This is Delijani’s debut novel, and while she still has room to grow as a novelist, this book illustrates storytelling. I don’t think the two things are necessarily the same. I never felt involved in this story, but watched from a distance the interactions between characters. Surely there are overlaps in customs, feelings, and intentions, especially among Iranians displaced to the West, and yet I felt a great distance. This could be age (hers or mine or the characters'), or it could be one of the stages of cultural familiarity: Geert Hofstede, Dutch guru on the dimensions of culture, once posited that people go through stages of recognition when encountering another culture. At first, without our own cultural markers, we feel disoriented and distant, as though “we are different from them.” Gradually, as we become more familiar and discover that these are humans, too, we begin to think “we are all the same.” As familiarity grows into deep knowledge, we move back to “we really are different.” I think I am still at Stage 1 with Iran.
Posted June 18, 2013
This is not a pleasurable read but a vitally necessary story. I
This is not a pleasurable read but a vitally necessary story. It’s fiction but the reality is so vivid, the tales it tells just have to be true. A constant state of increasing tension is riddled with a surrealistic ambience for Ashar, our first character, who is pregnant in jail and gives birth to her daughter Neda there. But Ashar will not be allowed to keep her daughter after she is done nursing her for three months. Add to that Ashar knows the baby will be taken from her but never knows when and so lives with the agony and fear for far too long, day after day after day!Was this review helpful? Yes NoThank you for your feedback. Report this reviewThank you, this review has been flagged.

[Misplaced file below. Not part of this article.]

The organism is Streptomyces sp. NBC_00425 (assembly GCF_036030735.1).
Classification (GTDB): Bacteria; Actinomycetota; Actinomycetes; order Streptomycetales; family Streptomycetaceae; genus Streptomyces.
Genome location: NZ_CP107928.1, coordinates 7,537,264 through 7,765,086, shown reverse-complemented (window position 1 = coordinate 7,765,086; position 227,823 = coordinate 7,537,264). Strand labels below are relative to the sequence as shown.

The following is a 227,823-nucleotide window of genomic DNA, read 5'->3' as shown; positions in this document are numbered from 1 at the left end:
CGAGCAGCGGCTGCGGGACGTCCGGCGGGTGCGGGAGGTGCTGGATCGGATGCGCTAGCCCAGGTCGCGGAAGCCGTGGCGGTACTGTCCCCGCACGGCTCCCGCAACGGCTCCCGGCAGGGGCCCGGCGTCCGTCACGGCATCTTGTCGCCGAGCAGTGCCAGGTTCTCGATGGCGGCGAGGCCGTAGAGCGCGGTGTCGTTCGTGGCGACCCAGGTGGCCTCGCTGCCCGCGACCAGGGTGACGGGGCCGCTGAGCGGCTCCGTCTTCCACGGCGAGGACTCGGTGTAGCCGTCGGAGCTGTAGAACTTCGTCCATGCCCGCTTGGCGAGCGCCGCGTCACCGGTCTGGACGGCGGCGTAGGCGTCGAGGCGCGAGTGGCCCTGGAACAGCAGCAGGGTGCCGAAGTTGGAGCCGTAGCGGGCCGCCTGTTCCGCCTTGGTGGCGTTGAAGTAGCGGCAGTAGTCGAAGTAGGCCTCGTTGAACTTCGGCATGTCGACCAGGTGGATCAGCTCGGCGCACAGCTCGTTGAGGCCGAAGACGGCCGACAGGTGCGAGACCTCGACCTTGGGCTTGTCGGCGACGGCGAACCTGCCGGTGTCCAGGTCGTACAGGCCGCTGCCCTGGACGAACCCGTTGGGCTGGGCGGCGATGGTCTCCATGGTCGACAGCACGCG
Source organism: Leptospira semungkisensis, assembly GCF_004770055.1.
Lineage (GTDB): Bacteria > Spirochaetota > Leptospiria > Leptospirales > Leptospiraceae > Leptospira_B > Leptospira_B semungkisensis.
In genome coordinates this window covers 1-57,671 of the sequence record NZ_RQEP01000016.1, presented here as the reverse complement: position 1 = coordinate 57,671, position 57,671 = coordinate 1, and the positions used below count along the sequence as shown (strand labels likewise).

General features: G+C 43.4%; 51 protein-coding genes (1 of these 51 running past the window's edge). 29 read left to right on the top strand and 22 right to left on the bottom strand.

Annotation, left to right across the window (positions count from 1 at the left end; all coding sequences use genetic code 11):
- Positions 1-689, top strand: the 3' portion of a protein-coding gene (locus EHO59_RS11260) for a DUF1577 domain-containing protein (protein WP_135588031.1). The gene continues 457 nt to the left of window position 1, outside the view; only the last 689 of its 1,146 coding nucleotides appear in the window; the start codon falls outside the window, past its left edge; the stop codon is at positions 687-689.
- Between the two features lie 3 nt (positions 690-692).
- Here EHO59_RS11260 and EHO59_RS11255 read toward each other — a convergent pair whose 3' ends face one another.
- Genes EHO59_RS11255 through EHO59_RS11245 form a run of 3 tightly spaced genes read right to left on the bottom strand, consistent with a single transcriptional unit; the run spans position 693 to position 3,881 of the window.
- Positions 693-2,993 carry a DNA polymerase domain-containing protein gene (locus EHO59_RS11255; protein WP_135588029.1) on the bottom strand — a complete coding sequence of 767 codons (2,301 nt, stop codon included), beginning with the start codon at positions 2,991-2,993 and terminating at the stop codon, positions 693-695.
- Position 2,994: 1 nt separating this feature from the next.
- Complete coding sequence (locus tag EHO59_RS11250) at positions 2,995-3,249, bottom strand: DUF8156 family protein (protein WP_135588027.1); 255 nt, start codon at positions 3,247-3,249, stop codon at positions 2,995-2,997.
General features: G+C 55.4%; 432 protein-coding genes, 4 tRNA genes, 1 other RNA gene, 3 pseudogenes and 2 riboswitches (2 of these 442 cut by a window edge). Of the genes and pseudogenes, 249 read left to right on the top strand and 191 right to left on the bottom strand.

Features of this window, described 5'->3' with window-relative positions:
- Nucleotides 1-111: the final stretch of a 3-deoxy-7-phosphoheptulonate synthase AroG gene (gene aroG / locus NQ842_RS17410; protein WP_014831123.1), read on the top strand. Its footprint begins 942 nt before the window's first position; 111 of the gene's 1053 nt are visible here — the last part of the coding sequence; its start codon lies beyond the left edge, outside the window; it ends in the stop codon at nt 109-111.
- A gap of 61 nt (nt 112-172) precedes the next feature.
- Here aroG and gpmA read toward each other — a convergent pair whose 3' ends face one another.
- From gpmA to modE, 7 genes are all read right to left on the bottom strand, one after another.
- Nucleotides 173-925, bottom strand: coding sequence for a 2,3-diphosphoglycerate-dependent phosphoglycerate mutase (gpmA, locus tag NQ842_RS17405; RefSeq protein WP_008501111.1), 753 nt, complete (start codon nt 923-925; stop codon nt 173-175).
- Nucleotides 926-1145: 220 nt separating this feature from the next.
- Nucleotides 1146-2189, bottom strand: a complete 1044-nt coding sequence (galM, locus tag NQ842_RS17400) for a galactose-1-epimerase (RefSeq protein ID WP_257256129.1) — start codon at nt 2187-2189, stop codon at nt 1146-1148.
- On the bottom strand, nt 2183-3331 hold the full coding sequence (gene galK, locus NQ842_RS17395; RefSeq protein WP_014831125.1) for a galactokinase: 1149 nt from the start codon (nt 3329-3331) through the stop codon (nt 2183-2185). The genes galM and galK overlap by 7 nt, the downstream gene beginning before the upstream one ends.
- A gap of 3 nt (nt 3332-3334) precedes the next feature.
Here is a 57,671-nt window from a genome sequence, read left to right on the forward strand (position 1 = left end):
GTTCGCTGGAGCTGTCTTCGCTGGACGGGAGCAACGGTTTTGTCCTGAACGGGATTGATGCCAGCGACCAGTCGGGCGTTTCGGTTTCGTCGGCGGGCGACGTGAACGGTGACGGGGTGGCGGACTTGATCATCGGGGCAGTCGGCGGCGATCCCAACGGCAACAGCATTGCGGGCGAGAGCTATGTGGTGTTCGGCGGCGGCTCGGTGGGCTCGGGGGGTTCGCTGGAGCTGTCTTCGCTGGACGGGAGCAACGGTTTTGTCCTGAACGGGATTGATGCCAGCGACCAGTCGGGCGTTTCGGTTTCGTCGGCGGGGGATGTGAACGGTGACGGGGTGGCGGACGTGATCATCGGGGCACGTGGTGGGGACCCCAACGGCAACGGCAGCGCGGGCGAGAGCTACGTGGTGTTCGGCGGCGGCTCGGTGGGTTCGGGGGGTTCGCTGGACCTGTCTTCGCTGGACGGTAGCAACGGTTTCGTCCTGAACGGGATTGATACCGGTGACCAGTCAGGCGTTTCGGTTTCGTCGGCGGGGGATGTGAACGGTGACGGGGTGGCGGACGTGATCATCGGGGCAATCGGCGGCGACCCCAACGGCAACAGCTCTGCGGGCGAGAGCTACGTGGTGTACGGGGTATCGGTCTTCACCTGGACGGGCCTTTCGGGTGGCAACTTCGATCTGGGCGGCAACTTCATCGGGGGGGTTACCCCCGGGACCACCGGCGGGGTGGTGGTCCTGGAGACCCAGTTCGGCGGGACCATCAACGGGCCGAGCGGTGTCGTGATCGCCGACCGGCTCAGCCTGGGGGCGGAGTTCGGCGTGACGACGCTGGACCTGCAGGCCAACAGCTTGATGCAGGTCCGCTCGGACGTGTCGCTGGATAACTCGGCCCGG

Omid is a young boy who stares in shock as his parents are arrested and taken away while Omid is eating his breakfast yogurt. Too young to understand the horrific wrong done as a result of this brutal separation, he learns at a very young age to think, speak and act in a very careful way, knowing all too well that one’s happiest moments can be whisked away in a flash.
Sheida learns very quickly that her father was executed under the rule of Sadaam Hussein, but she didn’t find it out from her mother. No, her mother was so traumatized by the father’s arrest, she couldn’t bear to tell her daughter about his death. So the gap between the two grows until the day of truth arrives, and Sheida doesn’t get the horror of it for her mother. What did he do wrong? What was the penalty and why?
No clear revelations fill these pages and pages and pages of torturing questions in and out of jail. A constant juxtaposition of life and death keep the reader on guard with the same nervousness these people have endured for years and years. Many of these characters will escape this beloved but fearsome place, with the heart remaining behind and feeling guilty about not helping others in dire need. Independence and emigration come with such a high cost to these decent human beings forced to endure the worst torture and ill treatment mankind can provide. This is a notable work of historical fiction that should be read by all, indeed perhaps even be part of the educational curricula for high school classes. The reader can well imagine this account in movie form as well. Kudos to you, Sahir Delijani, for sharing this momentous, dignified work of Iranian history in fictional form.
Posted February 15, 2014
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Posted August 28, 2013
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Posted December 17, 2013